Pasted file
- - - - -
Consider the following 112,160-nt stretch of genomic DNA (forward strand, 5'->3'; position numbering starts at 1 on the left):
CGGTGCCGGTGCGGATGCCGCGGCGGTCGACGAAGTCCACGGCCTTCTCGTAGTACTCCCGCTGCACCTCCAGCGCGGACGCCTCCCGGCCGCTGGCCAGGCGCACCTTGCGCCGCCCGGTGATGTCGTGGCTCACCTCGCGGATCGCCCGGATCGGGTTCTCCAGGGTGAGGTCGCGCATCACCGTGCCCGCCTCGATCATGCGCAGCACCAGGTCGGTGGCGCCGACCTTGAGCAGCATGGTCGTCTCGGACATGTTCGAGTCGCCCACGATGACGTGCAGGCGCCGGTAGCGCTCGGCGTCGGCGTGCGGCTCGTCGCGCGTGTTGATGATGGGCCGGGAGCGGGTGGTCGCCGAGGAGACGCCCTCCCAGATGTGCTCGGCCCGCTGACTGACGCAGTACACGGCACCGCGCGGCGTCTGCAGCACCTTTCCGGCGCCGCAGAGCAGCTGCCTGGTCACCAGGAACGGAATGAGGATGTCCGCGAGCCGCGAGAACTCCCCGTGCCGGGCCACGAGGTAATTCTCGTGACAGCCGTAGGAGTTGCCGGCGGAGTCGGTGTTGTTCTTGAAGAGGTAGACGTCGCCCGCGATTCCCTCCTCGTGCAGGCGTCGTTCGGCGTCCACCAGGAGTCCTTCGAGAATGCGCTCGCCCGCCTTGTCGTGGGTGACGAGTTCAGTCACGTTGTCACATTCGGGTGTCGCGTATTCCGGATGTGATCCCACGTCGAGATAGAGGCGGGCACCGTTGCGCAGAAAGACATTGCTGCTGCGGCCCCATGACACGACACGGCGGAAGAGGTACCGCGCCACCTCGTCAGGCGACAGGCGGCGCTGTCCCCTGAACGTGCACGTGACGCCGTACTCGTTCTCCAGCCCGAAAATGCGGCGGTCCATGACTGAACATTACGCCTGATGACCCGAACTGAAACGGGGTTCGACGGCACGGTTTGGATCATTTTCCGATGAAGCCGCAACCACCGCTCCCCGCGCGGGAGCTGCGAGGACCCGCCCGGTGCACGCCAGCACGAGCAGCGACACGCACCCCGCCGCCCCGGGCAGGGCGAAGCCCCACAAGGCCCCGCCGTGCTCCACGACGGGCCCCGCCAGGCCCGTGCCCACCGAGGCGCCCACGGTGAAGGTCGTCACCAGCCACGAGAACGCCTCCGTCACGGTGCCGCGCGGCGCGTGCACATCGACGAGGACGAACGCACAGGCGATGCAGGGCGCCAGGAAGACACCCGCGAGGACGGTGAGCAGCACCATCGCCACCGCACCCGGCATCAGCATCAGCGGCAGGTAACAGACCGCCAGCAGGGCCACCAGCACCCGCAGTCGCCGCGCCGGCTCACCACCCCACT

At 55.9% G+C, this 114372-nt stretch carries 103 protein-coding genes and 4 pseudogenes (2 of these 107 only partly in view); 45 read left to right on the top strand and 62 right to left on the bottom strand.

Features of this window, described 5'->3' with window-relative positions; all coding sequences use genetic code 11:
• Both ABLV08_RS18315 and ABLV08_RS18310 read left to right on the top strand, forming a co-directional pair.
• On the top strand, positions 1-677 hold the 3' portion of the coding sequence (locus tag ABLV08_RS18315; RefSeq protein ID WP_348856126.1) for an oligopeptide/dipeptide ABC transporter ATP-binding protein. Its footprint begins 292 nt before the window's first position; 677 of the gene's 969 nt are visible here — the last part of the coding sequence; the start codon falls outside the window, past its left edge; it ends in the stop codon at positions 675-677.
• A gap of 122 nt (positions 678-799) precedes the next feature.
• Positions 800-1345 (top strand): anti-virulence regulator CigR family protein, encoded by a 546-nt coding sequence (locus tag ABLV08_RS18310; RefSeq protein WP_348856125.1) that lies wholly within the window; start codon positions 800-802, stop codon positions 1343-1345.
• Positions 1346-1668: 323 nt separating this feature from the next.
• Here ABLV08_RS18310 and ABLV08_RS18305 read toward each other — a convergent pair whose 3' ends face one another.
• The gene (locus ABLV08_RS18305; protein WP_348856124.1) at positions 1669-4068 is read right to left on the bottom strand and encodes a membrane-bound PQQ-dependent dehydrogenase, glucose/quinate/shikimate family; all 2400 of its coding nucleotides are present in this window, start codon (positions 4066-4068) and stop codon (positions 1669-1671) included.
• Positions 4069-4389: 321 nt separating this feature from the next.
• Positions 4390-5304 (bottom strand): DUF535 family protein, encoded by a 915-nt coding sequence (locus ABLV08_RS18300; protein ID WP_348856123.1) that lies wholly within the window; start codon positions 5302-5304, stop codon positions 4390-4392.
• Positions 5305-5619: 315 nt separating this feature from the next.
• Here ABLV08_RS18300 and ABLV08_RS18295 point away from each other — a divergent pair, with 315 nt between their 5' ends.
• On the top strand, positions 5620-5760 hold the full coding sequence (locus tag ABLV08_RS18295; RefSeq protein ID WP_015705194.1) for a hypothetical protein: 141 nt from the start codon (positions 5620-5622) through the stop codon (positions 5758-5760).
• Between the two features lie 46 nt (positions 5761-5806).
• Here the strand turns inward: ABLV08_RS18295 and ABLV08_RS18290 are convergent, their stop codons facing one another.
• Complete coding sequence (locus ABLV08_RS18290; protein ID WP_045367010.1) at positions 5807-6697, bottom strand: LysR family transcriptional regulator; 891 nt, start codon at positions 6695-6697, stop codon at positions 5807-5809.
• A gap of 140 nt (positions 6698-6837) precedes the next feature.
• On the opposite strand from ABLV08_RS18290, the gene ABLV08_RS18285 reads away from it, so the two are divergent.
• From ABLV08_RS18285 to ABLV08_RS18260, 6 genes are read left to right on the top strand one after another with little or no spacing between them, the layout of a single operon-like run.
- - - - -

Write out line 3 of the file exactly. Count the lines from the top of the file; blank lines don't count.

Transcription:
At 55.9% G+C, this 114372-nt stretch carries 103 protein-coding genes and 4 pseudogenes (2 of these 107 only partly in view); 45 read left to right on the top strand and 62 right to left on the bottom strand.